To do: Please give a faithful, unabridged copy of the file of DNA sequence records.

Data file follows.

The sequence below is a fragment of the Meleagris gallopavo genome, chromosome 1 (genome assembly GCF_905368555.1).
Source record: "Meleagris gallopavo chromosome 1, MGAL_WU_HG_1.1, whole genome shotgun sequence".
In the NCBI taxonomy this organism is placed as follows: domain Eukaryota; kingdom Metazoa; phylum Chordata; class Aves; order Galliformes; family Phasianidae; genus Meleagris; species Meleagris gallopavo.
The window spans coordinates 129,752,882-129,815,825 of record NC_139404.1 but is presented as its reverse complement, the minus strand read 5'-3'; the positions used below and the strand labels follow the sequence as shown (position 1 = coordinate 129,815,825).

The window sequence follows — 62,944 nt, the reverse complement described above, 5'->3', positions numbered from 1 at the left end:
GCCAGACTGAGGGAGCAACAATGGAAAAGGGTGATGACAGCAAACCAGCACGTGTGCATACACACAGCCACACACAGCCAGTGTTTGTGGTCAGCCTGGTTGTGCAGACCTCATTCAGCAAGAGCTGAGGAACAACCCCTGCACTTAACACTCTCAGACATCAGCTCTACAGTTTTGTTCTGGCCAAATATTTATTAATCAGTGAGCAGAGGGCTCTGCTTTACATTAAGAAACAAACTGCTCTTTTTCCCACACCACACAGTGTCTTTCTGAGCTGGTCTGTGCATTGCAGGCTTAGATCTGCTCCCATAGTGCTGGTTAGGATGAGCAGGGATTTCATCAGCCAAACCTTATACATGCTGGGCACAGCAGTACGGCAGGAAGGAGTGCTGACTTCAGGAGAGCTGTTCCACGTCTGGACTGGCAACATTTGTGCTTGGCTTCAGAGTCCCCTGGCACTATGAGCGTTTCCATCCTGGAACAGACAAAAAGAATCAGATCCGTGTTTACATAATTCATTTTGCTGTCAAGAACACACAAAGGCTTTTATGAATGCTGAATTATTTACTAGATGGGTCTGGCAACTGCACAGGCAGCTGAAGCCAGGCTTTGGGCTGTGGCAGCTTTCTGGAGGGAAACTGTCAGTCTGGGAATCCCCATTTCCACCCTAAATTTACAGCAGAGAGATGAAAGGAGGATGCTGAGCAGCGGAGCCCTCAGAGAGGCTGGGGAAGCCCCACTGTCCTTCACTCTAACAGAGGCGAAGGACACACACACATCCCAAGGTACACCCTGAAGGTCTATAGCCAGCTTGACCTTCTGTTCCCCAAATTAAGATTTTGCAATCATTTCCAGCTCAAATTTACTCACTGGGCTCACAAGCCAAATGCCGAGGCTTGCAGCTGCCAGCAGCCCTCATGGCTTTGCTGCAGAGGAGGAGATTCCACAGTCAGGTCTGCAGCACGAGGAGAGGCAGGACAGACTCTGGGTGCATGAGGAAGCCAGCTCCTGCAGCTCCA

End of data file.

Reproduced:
The sequence below is a fragment of the Meleagris gallopavo genome, chromosome 1 (genome assembly GCF_905368555.1).
Source record: "Meleagris gallopavo chromosome 1, MGAL_WU_HG_1.1, whole genome shotgun sequence".
In the NCBI taxonomy this organism is placed as follows: domain Eukaryota; kingdom Metazoa; phylum Chordata; class Aves; order Galliformes; family Phasianidae; genus Meleagris; species Meleagris gallopavo.
The window spans coordinates 129,752,882-129,815,825 of record NC_139404.1 but is presented as its reverse complement, the minus strand read 5'-3'; the positions used below and the strand labels follow the sequence as shown (position 1 = coordinate 129,815,825).

The window sequence follows — 62,944 nt, the reverse complement described above, 5'->3', positions numbered from 1 at the left end:
GCCAGACTGAGGGAGCAACAATGGAAAAGGGTGATGACAGCAAACCAGCACGTGTGCATACACACAGCCACACACAGCCAGTGTTTGTGGTCAGCCTGGTTGTGCAGACCTCATTCAGCAAGAGCTGAGGAACAACCCCTGCACTTAACACTCTCAGACATCAGCTCTACAGTTTTGTTCTGGCCAAATATTTATTAATCAGTGAGCAGAGGGCTCTGCTTTACATTAAGAAACAAACTGCTCTTTTTCCCACACCACACAGTGTCTTTCTGAGCTGGTCTGTGCATTGCAGGCTTAGATCTGCTCCCATAGTGCTGGTTAGGATGAGCAGGGATTTCATCAGCCAAACCTTATACATGCTGGGCACAGCAGTACGGCAGGAAGGAGTGCTGACTTCAGGAGAGCTGTTCCACGTCTGGACTGGCAACATTTGTGCTTGGCTTCAGAGTCCCCTGGCACTATGAGCGTTTCCATCCTGGAACAGACAAAAAGAATCAGATCCGTGTTTACATAATTCATTTTGCTGTCAAGAACACACAAAGGCTTTTATGAATGCTGAATTATTTACTAGATGGGTCTGGCAACTGCACAGGCAGCTGAAGCCAGGCTTTGGGCTGTGGCAGCTTTCTGGAGGGAAACTGTCAGTCTGGGAATCCCCATTTCCACCCTAAATTTACAGCAGAGAGATGAAAGGAGGATGCTGAGCAGCGGAGCCCTCAGAGAGGCTGGGGAAGCCCCACTGTCCTTCACTCTAACAGAGGCGAAGGACACACACACATCCCAAGGTACACCCTGAAGGTCTATAGCCAGCTTGACCTTCTGTTCCCCAAATTAAGATTTTGCAATCATTTCCAGCTCAAATTTACTCACTGGGCTCACAAGCCAAATGCCGAGGCTTGCAGCTGCCAGCAGCCCTCATGGCTTTGCTGCAGAGGAGGAGATTCCACAGTCAGGTCTGCAGCACGAGGAGAGGCAGGACAGACTCTGGGTGCATGAGGAAGCCAGCTCCTGCAGCTCCA